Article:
For all the fuss that's sometimes been made of the film's semi-experimental approach, it is first and foremost a sensory experience that puts the viewer right on the field.
In moments of stillness, a composition of fast jukes and stutter-steps delight the eye. It's a lot of hurry-up and wait at first, but well worth it come the film's finish.
| Original Score: 3.5/5
You learn little by way of hard facts about the adored French soccer star and famous head-butter Zinedine Zidane in the formalist exercise that bears his name.
| Original Score: 3.5/5
To see everything boiled down to one man's stillness and movement is a transcendentalist high, a concentrated dose of poetry in motion.
| Original Score: 4/6
He's set apart not only as the piece's sole subject but because he's hyper-alert, continually responding to invisible forces, raptly focused on events beyond the frame.
An overblown nearly-real-time documentary-cum-"art installation."
| Original Score: 2/4
Alternately hypnotic and irksome.
| Original Score: 3/4
Watching a single athlete for the duration of a game is an interesting concept, but Zidane is better in theory than in execution.
| Original Score: C-
There's more filler than real action (much like any soccer match, in my opinion) and the film is a challenge to get all the way through for anyone without an interest in the game or Zidane himself.
| Original Score: 3/5
The remarkably intimate camera work gives viewers the sense of being at this very big, very fast athlete's elbow throughout the 90-minute battle.
| Original Score: 4/5
It's both a revelation and a simple confirmation of everything you've ever believed, and an incredibly powerful, deeply emotional experience.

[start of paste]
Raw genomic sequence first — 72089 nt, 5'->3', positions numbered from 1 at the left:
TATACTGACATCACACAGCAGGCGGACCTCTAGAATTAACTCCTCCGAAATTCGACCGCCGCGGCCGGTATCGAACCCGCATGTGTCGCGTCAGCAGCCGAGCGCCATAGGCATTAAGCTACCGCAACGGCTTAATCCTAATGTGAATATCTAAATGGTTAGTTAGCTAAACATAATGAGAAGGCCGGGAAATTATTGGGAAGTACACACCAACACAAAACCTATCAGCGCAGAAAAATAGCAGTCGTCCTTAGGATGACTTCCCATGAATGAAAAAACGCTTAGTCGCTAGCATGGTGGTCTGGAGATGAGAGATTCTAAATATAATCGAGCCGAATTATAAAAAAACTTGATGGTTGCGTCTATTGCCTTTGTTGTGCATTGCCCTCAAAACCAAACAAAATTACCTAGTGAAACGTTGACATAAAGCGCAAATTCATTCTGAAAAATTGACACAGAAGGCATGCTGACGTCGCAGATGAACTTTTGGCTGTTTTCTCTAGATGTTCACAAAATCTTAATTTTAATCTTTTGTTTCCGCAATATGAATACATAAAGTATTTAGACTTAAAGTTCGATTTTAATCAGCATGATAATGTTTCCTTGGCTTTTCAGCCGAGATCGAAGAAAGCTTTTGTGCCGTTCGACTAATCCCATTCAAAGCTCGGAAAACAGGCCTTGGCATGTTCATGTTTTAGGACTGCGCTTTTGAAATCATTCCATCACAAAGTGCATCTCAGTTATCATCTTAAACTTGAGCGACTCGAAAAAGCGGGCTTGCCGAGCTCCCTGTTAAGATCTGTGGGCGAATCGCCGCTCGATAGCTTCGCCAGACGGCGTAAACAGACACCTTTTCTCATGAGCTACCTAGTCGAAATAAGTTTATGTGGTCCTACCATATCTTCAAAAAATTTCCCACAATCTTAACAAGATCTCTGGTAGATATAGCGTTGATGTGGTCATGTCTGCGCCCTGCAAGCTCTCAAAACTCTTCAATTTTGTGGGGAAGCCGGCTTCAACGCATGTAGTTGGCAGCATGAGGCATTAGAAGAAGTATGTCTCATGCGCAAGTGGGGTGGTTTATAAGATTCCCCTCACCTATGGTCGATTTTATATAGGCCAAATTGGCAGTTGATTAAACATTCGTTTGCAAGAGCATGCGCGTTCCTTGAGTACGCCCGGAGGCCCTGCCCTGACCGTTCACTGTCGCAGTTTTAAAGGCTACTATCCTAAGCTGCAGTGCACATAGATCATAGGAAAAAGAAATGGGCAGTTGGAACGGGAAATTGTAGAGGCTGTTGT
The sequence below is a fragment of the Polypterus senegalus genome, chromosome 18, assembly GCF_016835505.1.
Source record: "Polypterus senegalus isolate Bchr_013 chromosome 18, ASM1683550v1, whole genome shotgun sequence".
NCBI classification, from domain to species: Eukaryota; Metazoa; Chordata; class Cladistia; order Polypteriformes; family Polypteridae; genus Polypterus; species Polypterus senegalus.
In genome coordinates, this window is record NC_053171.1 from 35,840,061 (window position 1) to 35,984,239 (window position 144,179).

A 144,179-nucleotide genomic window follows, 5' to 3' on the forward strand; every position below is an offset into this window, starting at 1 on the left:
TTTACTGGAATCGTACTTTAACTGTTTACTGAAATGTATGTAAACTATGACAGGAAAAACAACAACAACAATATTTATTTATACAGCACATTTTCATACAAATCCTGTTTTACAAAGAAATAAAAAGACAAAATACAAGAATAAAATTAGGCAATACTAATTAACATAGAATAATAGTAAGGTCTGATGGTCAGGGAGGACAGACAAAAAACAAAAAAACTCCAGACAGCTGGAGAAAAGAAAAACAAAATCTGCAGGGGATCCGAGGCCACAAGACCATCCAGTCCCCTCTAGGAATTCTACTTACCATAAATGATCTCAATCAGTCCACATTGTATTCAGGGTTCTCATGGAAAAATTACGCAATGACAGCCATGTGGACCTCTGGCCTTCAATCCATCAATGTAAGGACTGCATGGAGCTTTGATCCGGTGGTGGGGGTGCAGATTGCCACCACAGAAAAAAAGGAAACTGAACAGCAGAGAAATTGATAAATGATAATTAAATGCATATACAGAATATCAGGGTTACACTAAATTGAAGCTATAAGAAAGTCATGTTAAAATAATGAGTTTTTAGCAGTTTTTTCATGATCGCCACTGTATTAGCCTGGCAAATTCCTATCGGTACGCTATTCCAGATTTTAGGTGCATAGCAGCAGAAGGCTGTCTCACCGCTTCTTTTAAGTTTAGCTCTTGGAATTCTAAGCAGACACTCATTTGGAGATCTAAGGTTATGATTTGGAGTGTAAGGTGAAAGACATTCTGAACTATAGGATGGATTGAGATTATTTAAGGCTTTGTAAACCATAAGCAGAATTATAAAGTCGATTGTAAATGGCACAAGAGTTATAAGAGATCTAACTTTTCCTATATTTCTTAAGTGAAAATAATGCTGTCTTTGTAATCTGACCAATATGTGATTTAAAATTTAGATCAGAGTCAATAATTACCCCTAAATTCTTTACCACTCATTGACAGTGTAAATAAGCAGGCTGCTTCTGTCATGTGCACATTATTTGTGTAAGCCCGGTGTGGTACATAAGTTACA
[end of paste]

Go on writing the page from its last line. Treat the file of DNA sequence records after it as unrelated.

The stuff between goals can be agonizingly dull, but the film's sensory impact is heightened by Mogwai's menacing score and Darius Khondji's dazzling cinematography.
Zidane's charisma accumulates and the film becomes a hypnotic experience to which you must simply abandon yourself.
It mesmerises yet it also bores. It's a fascinating experiment and a frustrating film.
This 17-camera portrait of the artist as an ageing star still captures the magnetism and balletic genius of a player whose reputation will surely survive the naysaying of holier-than-thou commentators following his World Cup 2006 dismissal.
The World Cup-winning god of French soccer, Zinedine Zidane, is brought crashing to the ground in Philippe Parreno and Douglas Gordon's ill-conceived documentary Zidane: A 21st Century Portrait.
For that narrow cross section of auds passionate about soccer and experimental cinema, docu Zidane, A 21st Century Portrait will rep a masterpiece; for everyone else, pleasure will vary.